The meaning of life, according to an atheist
This is a follow up post to “The meaning of life according, to a couple of Christians”. Unlike the Christians who presumed to speak on behalf of everybody, I’m not so arrogant as to make such a claim. I am speaking on behalf of myself and nobody else. It will be made clear why at the end.
What is the meaning of life? What a big question!? Huge even! People study in very specific fields their entire lives to try to answer this question, and I’m going to give it a go. Little old me with no training in any field one would normally attribute to being necessary to even attempt such a question as this…wish me luck. (Theologians aren’t qualified either, but nobody gives them a hard time.)
I ranted about the stupidity of a couple of Christians, trying to answer this question with their god goggles on (The meaning of life, according to a couple of Christians). I believe it’s important, not just to criticise bad ideas, but to try and provide some ideas of my own. Hopefully, if they’re any good someone will appreciate them, and if they’re just as dumb someone will criticise them (I don’t mind…really). So here it is: The meaning of Life, according to the Belfast Atheist.
Fucked if I know, is the most honest answer I can give.
Ok, I can do better than that. First off, let us look at whether or not the question is relevant. Does there have to be a meaning to life? It would be very easy for me to dismiss the whole idea of there being a meaning to life. By wording the question as “WHAT is the meaning of life?” there is the assumption in the question that there is a ‘what’. What if there wasn’t a meaning to life? The question itself negates the entire possibility that there is no reason, or ultimate purpose, for life what so ever. And it is a possibility, maybe not a pleasant idea, but it’s on the table. I don’t trust ideas that sound to good to be true. By posing the question in this why, the asker is making an unsupported assumption that there is a meaning to life. Logically, anyone put in the position of answering it, is justified in stating, “Until you can demonstrate that there is a meaning to life, I’m under no obligation to answer the question of what is the meaning of life.”
It’s like those believers who ask, “Who created the universe?” (Very annoying question! Even when you point out the flaw in the question they still repeat it like a mindless parrot.) Until you can demonstrate that the universe had a creator, your question has no answer. It’s the wrong question. It’s a false question. First we have to ask, “Did the universe have a beginning?” If you answer yes, the second question would be, “How did that happen?” Third (which may, or may not be relevant) would be, “Why was it created?” or “Why does it exist?” The question of “Who created it?” only becomes relevant when you have successful demonstrated that it was created by a ‘who’.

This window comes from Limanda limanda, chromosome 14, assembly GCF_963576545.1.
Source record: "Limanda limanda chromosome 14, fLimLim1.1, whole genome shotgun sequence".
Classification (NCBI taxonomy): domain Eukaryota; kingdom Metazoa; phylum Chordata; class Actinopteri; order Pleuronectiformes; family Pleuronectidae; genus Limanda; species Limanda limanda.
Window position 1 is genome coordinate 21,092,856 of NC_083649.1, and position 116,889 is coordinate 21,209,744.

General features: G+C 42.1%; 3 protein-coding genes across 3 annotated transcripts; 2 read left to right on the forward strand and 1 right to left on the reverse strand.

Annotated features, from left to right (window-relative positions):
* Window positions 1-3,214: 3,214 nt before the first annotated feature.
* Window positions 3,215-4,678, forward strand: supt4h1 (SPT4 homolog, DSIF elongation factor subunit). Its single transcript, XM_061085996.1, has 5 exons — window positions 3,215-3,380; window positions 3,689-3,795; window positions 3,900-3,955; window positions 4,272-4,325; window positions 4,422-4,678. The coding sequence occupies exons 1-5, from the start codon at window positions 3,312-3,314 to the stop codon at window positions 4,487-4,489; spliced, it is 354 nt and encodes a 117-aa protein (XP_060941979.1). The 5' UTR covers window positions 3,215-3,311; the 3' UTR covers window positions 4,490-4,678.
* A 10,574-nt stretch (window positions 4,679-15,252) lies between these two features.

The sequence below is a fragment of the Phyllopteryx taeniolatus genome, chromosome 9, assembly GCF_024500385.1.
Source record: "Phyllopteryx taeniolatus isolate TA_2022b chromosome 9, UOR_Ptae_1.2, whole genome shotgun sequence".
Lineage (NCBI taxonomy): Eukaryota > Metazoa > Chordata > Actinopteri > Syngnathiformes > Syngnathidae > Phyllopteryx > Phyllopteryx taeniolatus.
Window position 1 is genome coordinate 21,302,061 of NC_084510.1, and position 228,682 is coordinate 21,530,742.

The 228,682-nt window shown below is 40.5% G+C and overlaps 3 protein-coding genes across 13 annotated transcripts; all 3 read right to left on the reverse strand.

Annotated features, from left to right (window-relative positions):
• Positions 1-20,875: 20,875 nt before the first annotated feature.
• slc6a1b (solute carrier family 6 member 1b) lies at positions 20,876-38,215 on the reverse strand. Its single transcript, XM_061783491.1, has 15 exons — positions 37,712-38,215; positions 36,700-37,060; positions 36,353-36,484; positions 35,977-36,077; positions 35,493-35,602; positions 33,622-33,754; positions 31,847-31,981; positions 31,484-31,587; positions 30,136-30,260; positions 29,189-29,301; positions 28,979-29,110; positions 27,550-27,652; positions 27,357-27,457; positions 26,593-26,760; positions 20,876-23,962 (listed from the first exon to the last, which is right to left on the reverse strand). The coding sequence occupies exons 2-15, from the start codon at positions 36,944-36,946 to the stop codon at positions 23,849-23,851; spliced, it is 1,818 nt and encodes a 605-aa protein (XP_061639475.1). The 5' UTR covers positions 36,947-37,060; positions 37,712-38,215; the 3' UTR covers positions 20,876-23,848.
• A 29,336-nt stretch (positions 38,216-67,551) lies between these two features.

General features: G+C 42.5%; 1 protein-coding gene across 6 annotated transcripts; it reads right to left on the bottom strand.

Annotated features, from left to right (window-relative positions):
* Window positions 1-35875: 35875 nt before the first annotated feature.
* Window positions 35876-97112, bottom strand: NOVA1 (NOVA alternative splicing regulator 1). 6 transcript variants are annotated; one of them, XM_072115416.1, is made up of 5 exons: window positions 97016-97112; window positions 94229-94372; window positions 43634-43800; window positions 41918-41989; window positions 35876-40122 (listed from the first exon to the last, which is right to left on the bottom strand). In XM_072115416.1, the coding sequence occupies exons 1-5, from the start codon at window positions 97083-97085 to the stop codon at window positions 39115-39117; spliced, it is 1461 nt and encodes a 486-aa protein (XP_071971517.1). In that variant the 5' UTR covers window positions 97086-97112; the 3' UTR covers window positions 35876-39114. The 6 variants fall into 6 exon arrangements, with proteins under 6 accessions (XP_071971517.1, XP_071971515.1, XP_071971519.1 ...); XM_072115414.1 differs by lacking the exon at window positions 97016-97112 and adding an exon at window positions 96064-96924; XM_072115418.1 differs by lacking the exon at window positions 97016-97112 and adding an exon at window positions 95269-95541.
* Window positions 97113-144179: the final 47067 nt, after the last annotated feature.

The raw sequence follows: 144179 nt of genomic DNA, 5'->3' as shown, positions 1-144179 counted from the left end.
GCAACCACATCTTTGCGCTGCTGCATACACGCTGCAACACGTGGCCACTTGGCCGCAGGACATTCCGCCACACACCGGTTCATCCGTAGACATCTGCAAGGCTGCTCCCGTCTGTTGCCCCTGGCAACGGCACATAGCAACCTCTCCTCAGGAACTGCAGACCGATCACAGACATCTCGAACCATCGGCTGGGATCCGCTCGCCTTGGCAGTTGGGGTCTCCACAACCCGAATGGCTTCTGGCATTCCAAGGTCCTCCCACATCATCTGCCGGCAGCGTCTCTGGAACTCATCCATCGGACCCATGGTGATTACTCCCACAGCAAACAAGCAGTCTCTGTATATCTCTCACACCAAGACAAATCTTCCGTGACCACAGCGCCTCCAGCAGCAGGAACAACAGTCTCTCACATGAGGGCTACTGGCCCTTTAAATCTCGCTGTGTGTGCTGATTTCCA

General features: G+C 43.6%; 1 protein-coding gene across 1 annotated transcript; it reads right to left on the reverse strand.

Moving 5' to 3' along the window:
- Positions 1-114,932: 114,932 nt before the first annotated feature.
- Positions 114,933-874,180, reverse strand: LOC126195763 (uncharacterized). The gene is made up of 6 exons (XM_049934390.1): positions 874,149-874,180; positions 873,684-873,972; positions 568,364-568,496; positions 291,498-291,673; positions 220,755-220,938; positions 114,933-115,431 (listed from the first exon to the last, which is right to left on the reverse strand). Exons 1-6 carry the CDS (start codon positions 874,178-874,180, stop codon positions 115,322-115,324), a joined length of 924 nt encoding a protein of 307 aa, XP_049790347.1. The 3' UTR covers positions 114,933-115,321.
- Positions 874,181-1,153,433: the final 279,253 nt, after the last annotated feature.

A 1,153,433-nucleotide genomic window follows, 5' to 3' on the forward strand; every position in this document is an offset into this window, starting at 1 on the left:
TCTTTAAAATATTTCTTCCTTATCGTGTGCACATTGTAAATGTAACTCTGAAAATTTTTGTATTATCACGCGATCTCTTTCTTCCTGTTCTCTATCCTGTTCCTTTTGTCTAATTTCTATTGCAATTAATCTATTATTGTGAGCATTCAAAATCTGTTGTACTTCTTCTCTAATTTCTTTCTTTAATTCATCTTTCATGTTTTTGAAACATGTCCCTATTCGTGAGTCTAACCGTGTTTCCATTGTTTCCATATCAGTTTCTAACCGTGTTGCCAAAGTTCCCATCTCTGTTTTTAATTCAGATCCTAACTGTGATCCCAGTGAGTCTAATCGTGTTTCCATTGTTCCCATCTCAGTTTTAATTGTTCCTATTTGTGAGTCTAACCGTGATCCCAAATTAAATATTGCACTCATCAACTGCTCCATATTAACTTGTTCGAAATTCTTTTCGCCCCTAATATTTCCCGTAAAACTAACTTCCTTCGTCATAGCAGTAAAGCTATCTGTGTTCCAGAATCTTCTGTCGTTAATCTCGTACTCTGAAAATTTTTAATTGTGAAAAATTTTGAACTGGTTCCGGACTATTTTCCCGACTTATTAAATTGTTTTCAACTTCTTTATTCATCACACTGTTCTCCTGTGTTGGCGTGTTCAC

The Darwinian meaning of life, like the Darwinian theory of evolution, says nothing about the origin of life. Now that life does exist, its primary focus is on the survival of genes (See The Selfish Gene by Richard Dawkins who does a good job of explaining altruism and self sacrifice).
As true as the Darwinian answer is, it’s not very satisfying. Surely our lives have more importance than that. And if our lives do carry more importance, where does that importance come from? You will have no doubt noticed that I have replaced the term ‘meaning’ with ‘importance’. This is because, whatever meaning our lives have, importance is our best measure of meaning. How meaningful our lives are, is directly correlated with how important our life is to other people, and also how important it is to ourselves. (Note for believers: If you can’t demonstrate that your god even exists, you can’t complain that I’m ignoring him. The meaning of our lives is not measured by their importance to a non-existent sky daddy!)
The alternative: The idea of having a meaning, which was decided by someone/thing else, a very common idea in religion. Besides not having any reason to think its true, I can think of reasons why I don’t find it desirable. Having the meaning of life decided makes it arbitrary. God could have chosen anything to be the meaning of life, and he could easily change his mind. What if the meaning for life has came and went, and nobody told us. Our lives today would just be something that occurred afterwards. For instance, when Jesus made the claim that he would return within the lives of people around him (Mark 13:30, Matthew 10:23, 16:28, 24:34, Luke 21:32, 1 Corinthians 7:29-31, 1 Thessalonians 4:13-18). Maybe the second coming has happened, just not as anyone expected, and all life is now is the remnants.
Is it not more empowering to be in control of our own meaning? I’m arguing for the desirability of a self-proclaimed meaning. By choosing for ourselves how we want to live our lives, by choosing our own path, our meaning becomes more powerful and meaningful to ourselves.
Is it true that we can choose our own meaning? I have chosen to work towards dispelling superstitious thinking and to promote scepticism and rational thought (I can’t imagine any of the proposed gods supporting that.) I made that choice, and I feel that I’m contributing to creating a healthier, more sustainable society. I’m only a small voice, but this is how I have chosen to add value. This is how I wish to make myself more important to others, and feel more important to myself.
Only you can decide how you wish to add value, to others, and also to yourself. Nobody else can tell you that. They can make recommendations, such as I am here, but ultimately it’s up to you.
To prove that the meaning to life question involves anything supernatural, such as a god, requires proving the supernatural to be true. This has never been done!